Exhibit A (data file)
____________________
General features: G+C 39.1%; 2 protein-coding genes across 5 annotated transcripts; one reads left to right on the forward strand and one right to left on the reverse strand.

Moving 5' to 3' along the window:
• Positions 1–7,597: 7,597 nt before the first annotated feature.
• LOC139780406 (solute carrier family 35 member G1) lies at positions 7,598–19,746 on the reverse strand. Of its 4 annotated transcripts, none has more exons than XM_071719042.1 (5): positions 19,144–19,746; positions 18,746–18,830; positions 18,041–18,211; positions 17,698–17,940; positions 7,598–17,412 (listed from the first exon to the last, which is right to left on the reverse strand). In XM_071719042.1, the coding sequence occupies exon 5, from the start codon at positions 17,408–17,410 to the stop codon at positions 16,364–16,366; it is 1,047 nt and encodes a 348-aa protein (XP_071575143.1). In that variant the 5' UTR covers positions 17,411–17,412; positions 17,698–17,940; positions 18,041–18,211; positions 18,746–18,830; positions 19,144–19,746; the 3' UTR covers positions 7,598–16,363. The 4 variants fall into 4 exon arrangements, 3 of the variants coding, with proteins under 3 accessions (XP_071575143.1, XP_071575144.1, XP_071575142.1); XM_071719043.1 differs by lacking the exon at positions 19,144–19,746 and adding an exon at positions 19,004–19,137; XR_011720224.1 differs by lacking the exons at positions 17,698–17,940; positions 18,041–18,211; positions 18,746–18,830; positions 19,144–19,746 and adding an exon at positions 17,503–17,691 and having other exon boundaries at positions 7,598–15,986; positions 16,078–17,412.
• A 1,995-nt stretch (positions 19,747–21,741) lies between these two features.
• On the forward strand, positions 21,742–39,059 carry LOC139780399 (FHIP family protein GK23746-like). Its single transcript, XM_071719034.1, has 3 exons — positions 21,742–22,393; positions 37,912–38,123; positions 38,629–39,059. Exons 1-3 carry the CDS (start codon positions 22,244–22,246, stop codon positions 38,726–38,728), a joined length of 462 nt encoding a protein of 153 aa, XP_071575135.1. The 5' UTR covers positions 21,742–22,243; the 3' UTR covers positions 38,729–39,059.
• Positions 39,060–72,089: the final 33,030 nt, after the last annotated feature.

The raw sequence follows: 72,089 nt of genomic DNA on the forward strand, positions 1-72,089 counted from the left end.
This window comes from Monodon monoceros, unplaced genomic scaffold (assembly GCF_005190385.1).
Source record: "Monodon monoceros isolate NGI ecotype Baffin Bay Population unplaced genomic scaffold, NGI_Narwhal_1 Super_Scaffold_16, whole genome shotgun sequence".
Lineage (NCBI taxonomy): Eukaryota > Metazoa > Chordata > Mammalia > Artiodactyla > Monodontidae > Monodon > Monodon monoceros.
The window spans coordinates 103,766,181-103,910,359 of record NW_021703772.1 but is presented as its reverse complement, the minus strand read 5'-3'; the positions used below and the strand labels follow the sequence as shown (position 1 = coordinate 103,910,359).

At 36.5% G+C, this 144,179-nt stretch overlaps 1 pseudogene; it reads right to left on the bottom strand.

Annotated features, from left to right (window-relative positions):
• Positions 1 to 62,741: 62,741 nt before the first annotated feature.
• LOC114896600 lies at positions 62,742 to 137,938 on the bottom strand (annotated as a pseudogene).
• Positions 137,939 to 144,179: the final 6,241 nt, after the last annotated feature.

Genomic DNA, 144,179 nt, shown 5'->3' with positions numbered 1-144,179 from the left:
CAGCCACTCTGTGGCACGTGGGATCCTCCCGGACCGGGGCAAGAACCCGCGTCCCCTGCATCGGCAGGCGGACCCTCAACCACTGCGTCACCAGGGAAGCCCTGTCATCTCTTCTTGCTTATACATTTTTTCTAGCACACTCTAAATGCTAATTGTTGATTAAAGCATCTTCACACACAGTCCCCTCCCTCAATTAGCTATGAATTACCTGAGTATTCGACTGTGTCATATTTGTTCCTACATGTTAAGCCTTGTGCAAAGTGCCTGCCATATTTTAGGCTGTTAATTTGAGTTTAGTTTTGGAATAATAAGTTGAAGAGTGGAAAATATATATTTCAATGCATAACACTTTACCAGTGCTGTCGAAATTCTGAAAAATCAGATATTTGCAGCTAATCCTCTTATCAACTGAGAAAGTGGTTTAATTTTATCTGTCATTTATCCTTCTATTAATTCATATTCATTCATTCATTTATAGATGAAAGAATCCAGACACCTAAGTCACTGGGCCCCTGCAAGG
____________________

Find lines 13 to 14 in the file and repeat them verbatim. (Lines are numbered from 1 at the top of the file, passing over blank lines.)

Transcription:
At 36.5% G+C, this 144,179-nt stretch overlaps 1 pseudogene; it reads right to left on the bottom strand.

Annotated features, from left to right (window-relative positions):